Thursday, 29 September 2016
Unwanted Guests (creepy-crawlies) in the Winter Palace
When reading about the Winter Palace, we envision a magical world of Imperial balls and hundreds of servants. The reality of their domestic life in the palace, as revealed in the archive documents, is an eye-opener.
From Nicholas I to Nicholas II, the Winter Palace had problems with periodic invasions of fleas, bedbugs, mosquitoes, etc. in their private apartments.
In June 1839, Nicholas I’s valet Grimm was paid 50 rubles to buy a powder from Tiflis to exterminate bedbugs. In 1853, the valet had ordered five pounds of the powder.
In 1841, the rooms prepared for Marie Alexandrovna, the wife of Alexander II, had to be disinfected as fleas and bedbugs were brought in by the workmen completing the renovations. The Empress’ maid told Kleinmichel that they had ‘literally been eaten by them’.
In June 1850, there was a scandal when the Chamberlain of the Dutch Royals ‘could not sleep at all because of the bugs’. The Minister of the Court, Prince Volkonsky, ordered Prince Gagarin ‘to examine carefully the bed and all the furniture, as well as in other rooms of the Winter Palace’.
By the late 1800s, Vasily Lebedev had a permanent contract with the Court for the extermination of insects in the Winter Palace and Anichkov Palace.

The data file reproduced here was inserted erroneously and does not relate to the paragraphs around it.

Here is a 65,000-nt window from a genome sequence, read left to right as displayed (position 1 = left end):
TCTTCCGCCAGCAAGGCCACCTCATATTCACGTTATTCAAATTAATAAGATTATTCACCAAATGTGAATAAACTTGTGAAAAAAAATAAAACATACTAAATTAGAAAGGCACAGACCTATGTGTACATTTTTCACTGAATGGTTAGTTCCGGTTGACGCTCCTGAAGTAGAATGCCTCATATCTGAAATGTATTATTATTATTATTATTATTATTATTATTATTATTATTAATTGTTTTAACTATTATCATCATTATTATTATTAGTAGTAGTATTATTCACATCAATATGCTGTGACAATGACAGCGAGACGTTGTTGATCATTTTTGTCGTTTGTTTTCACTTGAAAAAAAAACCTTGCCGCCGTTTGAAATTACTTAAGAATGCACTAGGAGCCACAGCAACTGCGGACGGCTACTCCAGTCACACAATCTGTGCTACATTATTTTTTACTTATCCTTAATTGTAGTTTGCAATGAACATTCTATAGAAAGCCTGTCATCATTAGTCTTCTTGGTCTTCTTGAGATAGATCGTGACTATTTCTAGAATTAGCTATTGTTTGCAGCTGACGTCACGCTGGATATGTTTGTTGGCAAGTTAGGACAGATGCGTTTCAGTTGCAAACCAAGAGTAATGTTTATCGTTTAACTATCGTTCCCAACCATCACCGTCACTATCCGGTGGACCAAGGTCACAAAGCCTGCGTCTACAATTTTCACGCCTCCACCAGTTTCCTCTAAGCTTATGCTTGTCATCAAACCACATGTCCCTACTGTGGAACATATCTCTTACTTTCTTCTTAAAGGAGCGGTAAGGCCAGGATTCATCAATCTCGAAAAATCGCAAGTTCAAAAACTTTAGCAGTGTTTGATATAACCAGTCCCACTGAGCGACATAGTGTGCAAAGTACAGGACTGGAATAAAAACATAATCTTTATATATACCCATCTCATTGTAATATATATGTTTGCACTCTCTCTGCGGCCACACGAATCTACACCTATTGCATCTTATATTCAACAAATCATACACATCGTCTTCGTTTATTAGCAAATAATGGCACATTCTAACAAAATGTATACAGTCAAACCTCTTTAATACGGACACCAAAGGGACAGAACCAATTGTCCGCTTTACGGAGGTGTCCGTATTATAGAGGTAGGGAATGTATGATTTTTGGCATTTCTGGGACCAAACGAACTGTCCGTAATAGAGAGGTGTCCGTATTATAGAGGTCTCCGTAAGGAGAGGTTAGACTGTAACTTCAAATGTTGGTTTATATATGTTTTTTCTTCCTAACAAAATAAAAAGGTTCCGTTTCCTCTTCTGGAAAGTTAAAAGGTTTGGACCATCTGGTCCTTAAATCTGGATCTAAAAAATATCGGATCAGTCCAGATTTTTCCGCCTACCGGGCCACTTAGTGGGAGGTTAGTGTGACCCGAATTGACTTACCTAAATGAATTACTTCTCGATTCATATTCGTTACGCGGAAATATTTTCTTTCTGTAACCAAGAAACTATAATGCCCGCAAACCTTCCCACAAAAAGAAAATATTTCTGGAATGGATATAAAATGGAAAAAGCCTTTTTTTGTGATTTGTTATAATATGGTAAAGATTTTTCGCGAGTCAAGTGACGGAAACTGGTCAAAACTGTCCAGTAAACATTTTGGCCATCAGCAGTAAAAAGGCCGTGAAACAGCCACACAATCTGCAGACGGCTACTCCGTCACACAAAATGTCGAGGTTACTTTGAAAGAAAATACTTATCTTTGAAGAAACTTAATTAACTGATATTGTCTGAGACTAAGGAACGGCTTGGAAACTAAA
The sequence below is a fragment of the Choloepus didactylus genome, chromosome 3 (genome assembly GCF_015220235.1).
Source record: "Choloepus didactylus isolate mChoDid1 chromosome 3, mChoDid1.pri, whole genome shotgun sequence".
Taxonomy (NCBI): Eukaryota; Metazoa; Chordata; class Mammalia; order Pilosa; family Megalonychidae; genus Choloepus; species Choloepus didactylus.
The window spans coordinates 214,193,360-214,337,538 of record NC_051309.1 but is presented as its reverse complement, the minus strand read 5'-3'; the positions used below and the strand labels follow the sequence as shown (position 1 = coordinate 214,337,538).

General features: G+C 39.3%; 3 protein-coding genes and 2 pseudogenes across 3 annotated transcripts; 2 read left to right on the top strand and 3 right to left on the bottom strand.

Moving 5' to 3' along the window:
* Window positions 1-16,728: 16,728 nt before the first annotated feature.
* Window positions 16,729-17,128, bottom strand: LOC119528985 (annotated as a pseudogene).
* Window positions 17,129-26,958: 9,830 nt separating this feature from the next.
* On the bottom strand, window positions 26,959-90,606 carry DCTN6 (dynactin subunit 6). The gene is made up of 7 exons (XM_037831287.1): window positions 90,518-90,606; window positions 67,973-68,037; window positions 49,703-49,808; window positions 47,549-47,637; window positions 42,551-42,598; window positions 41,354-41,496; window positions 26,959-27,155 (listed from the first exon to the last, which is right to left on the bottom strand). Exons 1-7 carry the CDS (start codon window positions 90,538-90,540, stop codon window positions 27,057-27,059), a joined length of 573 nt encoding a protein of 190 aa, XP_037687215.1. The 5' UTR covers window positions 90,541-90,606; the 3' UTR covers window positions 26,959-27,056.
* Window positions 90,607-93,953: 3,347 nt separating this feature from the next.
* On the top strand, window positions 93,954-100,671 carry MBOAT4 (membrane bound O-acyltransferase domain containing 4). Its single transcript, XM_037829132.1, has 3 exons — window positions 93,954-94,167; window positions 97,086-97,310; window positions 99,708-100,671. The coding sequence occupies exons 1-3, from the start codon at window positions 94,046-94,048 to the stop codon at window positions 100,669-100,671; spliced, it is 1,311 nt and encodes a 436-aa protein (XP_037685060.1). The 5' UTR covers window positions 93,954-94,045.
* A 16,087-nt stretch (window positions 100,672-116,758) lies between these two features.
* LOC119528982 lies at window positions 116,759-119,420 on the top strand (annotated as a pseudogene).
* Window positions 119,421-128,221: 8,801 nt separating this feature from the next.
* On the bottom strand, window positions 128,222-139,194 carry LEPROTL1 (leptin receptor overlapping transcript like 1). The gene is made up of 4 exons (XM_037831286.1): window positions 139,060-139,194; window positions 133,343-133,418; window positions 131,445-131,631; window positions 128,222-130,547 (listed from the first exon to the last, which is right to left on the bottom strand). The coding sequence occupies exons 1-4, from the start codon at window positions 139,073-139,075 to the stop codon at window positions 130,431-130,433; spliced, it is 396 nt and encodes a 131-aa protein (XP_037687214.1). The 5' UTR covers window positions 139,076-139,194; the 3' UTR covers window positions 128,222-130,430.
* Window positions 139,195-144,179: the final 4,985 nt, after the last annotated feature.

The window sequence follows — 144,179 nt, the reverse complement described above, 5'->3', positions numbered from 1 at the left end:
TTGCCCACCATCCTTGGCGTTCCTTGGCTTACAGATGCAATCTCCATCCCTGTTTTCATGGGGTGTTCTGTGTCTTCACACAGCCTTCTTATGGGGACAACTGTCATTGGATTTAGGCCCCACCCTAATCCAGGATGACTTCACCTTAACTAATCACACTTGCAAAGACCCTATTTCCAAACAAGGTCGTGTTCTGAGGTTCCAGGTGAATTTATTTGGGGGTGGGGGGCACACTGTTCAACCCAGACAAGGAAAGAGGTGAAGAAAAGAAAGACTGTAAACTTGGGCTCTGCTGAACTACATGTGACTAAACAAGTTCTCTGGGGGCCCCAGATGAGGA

In 1904, the Court spent 1,830 rubles for the extermination of insects in the Winter Palace.
Mosquitoes, mice and bats were also nuisances. To deal with mosquitoes, footmen would open the windows and light a juniper branch over a bowl of water to fill the room with smoke.
In Gatchina on December 21st, 1884 Nicholas II wrote “… While cleaning out the birds, we heard a noise in the next room so we went in with a candle and started to search about. Suddenly a mouse jumped out from under the cupboard and ran into a hole in the corner …”
Aerial (below) of Gatchina Palace
Arsenal wing of Gatchina Palace (below) c1890
In Gatchina on April 24th, 1884 Nicholas wrote to Alix “… sleep had been disturbed at 3 AM by an insolent bat. My man, my dog and myself hunted the beast for nearly half an hour before we at last managed to catch the brute in a corner …”
Bedroom of Nicholas and George in Gatchina Palace c1939 (below)
Study of Nicholas and George in Gatchina Palace c1939 (below)
I hesitated on how to illustrate this post. It was impossible to use pics of bugs. I would scare myself silly!